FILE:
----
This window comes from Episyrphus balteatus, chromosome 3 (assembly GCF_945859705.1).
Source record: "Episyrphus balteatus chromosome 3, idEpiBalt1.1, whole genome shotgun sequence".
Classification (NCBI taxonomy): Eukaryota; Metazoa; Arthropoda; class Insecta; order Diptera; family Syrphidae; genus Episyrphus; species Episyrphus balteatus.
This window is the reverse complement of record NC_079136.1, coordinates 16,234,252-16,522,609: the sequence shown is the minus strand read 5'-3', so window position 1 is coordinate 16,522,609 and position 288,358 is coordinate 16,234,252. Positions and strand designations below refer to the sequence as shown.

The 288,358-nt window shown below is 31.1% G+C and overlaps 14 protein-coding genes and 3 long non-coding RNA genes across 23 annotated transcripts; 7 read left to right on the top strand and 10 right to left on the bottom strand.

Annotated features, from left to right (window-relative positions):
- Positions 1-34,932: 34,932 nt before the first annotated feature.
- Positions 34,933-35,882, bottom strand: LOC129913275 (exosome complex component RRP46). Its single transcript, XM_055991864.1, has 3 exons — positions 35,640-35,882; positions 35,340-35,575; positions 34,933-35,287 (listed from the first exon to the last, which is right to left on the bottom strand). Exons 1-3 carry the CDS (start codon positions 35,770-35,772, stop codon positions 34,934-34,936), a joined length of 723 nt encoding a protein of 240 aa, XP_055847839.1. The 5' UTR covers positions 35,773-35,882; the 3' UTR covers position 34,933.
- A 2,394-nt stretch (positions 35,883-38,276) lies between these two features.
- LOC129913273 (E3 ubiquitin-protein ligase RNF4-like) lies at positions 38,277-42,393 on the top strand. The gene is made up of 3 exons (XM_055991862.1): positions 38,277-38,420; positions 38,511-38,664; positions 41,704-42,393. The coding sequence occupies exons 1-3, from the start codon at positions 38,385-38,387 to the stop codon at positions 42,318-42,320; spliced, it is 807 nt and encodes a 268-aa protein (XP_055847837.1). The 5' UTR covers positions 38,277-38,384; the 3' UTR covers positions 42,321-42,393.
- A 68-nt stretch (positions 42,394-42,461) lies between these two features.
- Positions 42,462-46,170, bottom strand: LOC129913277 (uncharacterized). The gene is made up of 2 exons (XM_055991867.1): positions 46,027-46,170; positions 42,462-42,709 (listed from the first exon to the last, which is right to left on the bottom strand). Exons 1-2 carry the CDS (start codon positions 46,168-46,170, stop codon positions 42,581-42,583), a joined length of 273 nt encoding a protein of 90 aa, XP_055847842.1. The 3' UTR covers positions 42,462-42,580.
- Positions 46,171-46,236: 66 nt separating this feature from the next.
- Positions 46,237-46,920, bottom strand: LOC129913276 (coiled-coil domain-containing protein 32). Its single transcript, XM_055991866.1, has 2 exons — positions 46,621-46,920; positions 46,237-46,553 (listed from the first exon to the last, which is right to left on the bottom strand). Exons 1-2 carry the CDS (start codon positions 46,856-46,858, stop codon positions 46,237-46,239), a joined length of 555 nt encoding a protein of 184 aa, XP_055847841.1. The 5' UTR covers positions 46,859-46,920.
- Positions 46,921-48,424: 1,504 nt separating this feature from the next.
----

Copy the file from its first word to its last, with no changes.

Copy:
This window comes from Episyrphus balteatus, chromosome 3 (assembly GCF_945859705.1).
Source record: "Episyrphus balteatus chromosome 3, idEpiBalt1.1, whole genome shotgun sequence".
Classification (NCBI taxonomy): Eukaryota; Metazoa; Arthropoda; class Insecta; order Diptera; family Syrphidae; genus Episyrphus; species Episyrphus balteatus.
This window is the reverse complement of record NC_079136.1, coordinates 16,234,252-16,522,609: the sequence shown is the minus strand read 5'-3', so window position 1 is coordinate 16,522,609 and position 288,358 is coordinate 16,234,252. Positions and strand designations below refer to the sequence as shown.

The 288,358-nt window shown below is 31.1% G+C and overlaps 14 protein-coding genes and 3 long non-coding RNA genes across 23 annotated transcripts; 7 read left to right on the top strand and 10 right to left on the bottom strand.

Annotated features, from left to right (window-relative positions):
- Positions 1-34,932: 34,932 nt before the first annotated feature.
- Positions 34,933-35,882, bottom strand: LOC129913275 (exosome complex component RRP46). Its single transcript, XM_055991864.1, has 3 exons — positions 35,640-35,882; positions 35,340-35,575; positions 34,933-35,287 (listed from the first exon to the last, which is right to left on the bottom strand). Exons 1-3 carry the CDS (start codon positions 35,770-35,772, stop codon positions 34,934-34,936), a joined length of 723 nt encoding a protein of 240 aa, XP_055847839.1. The 5' UTR covers positions 35,773-35,882; the 3' UTR covers position 34,933.
- A 2,394-nt stretch (positions 35,883-38,276) lies between these two features.
- LOC129913273 (E3 ubiquitin-protein ligase RNF4-like) lies at positions 38,277-42,393 on the top strand. The gene is made up of 3 exons (XM_055991862.1): positions 38,277-38,420; positions 38,511-38,664; positions 41,704-42,393. The coding sequence occupies exons 1-3, from the start codon at positions 38,385-38,387 to the stop codon at positions 42,318-42,320; spliced, it is 807 nt and encodes a 268-aa protein (XP_055847837.1). The 5' UTR covers positions 38,277-38,384; the 3' UTR covers positions 42,321-42,393.
- A 68-nt stretch (positions 42,394-42,461) lies between these two features.
- Positions 42,462-46,170, bottom strand: LOC129913277 (uncharacterized). The gene is made up of 2 exons (XM_055991867.1): positions 46,027-46,170; positions 42,462-42,709 (listed from the first exon to the last, which is right to left on the bottom strand). Exons 1-2 carry the CDS (start codon positions 46,168-46,170, stop codon positions 42,581-42,583), a joined length of 273 nt encoding a protein of 90 aa, XP_055847842.1. The 3' UTR covers positions 42,462-42,580.
- Positions 46,171-46,236: 66 nt separating this feature from the next.
- Positions 46,237-46,920, bottom strand: LOC129913276 (coiled-coil domain-containing protein 32). Its single transcript, XM_055991866.1, has 2 exons — positions 46,621-46,920; positions 46,237-46,553 (listed from the first exon to the last, which is right to left on the bottom strand). Exons 1-2 carry the CDS (start codon positions 46,856-46,858, stop codon positions 46,237-46,239), a joined length of 555 nt encoding a protein of 184 aa, XP_055847841.1. The 5' UTR covers positions 46,859-46,920.
- Positions 46,921-48,424: 1,504 nt separating this feature from the next.